Article 11 of the VAT Directive allows EU Member States (MS) to regard as a single taxable person a group of persons established in their territory who, while legally independent, ‘are closely bound to one another by financial, economic and organisational links’. The lack of further specification about how this provision should be interpreted has pushed the Court of Justice of the European Union (CJEU) to release decisions on this matter on more than one occasion.
Skandia America (USA) (Case C-7/13) can be considered one of the most important judgements of the CJEU in the field of VAT grouping. The case deals with a non-EU company, established in the United States, that supplies services to its Swedish branch, member of a VAT group in Sweden. According to the Court’s decision, the consideration of the group as a single taxable person implies a break in the legal relationship between the Swedish fixed establishment (FE) and its non-EU (i.e. the US) head office. This ‘legal separation’ makes it impossible to consider those two entities as a single taxable person for VAT purposes, so that the services supplied from the head office to its FE – which cannot be regarded as supplied to the FE, but to the group itself – must fall within the scope of VAT. As the CJEU has recently reinstated in Kaplan International colleges UK (Case C-77/19), this conclusion is just the ultimate consequence of the single taxpayer principle on which Article 11 of the VAT Directive relies.
The impact of Skandia America in Spain or the need to reopen an old debate
In light of the CJEU’s decision in Skandia America, the question we pose in this article is: what would occur if the VAT grouping scheme applicable in the branch’s MS did not formally recognise the group as a single taxable person? Could we speak about a ‘legal separation’ between the FE and its head office even in this case?
The situation I am trying to describe can look weird, as VAT grouping schemes currently applicable in most MS are based on the non-chargeability of VAT to intra-group transactions. However, this is not the case with Spain, where Article 11 of the VAT Directive was implemented using a sui generis and quite a controversial technique.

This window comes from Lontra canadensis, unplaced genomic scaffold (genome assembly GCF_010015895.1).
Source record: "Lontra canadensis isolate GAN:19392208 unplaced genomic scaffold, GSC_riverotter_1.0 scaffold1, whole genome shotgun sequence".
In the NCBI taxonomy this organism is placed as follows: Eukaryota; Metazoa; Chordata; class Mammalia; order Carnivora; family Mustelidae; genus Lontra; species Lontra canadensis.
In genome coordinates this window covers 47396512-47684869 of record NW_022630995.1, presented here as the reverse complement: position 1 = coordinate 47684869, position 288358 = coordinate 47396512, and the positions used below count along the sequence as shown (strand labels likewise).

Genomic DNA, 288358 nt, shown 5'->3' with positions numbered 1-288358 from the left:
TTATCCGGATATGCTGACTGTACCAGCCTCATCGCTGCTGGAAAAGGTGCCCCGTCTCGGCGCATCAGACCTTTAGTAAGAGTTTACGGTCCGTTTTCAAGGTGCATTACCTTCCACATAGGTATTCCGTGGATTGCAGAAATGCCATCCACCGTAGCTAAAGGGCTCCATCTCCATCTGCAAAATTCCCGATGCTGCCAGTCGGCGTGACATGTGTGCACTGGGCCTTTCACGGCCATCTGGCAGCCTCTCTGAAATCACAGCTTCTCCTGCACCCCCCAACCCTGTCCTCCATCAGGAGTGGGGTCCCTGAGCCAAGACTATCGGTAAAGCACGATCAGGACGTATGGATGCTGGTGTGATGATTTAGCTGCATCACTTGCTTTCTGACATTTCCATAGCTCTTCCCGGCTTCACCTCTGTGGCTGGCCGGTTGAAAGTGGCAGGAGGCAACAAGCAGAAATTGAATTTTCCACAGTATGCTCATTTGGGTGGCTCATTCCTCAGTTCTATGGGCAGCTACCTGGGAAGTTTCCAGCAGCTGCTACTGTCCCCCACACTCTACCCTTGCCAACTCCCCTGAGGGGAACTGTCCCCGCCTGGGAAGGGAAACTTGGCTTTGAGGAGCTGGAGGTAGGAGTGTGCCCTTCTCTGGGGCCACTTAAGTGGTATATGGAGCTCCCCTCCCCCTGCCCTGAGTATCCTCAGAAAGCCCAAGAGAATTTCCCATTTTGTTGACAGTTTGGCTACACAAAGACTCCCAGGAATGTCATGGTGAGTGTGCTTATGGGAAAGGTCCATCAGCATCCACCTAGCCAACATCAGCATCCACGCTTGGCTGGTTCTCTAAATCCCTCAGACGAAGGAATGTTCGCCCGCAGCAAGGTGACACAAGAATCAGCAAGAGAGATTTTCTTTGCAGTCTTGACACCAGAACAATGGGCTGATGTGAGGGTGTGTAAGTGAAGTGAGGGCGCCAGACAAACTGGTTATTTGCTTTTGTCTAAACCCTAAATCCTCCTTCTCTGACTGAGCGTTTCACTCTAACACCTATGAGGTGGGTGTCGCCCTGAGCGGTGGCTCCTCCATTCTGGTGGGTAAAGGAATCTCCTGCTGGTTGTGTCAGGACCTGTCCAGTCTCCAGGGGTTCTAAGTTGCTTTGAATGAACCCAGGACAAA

In Spain, all those groups of entities who meet the requirements can opt for applying a special VAT scheme and, moreover, they can choose the specific methodology within that scheme they want to follow. This methodology can be either the so-called ‘basic modality’, which only entails the aggregation of the individual VAT results in a common return submitted by the group itself, or the so-called ‘advanced modality’, an imaginative formula that combines such aggregation with particular treatment of intra-group transactions, which are fully subject to VAT. This specific treatment of intra-group transactions has three distinctive features:
- A special rule to calculate the tax base, clearly distanced from the concept of ‘consideration’ obtained in return from the supply. More specifically, the taxable amount of intra-group transactions under the advanced modality will include the cost of every good and service directly or indirectly, totally or partially used to carry them out, as long as VAT has been paid for their acquisition.
- The consideration of intra-group transactions as a specific business sector. The goods and services used by the taxpayer to carry out intra-group transactions will be considered as the ‘inputs’ within this area of activity. The deductible proportion of VAT paid in respect of their acquisition must then be determined in accordance with the ‘special pro rata’ rule applicable in Spain, which reflects the taxpayer’s real use of such goods and services.
- The giving up of the exemptions provided for in Article 137 of the VAT Directive and all the exemptions included in Articles 132 and 135, i.e. concerning financial and insurance transactions, education, cultural services, hospital and medical care, etc.
From its origins, and due to the application of this particular set of rules, only the advanced modality has been regarded as a real VAT grouping scheme in a sense described in Article 11 of the VAT Directive. This is easy to understand if we pay attention to the intended aim of each modality: while the ‘basic modality’ just looks for administrative simplification, the ‘advanced modality’ aims to treat the group as a single taxpayer and to prevent VAT from harming businesses’ economic decisions. Combining this argument with the legal essence of EU directives (which bind MS as regards the result to be obtained but not also to the means to be used), we might conclude that the CJEU’s decision in Skandia America is fully applicable in Spain.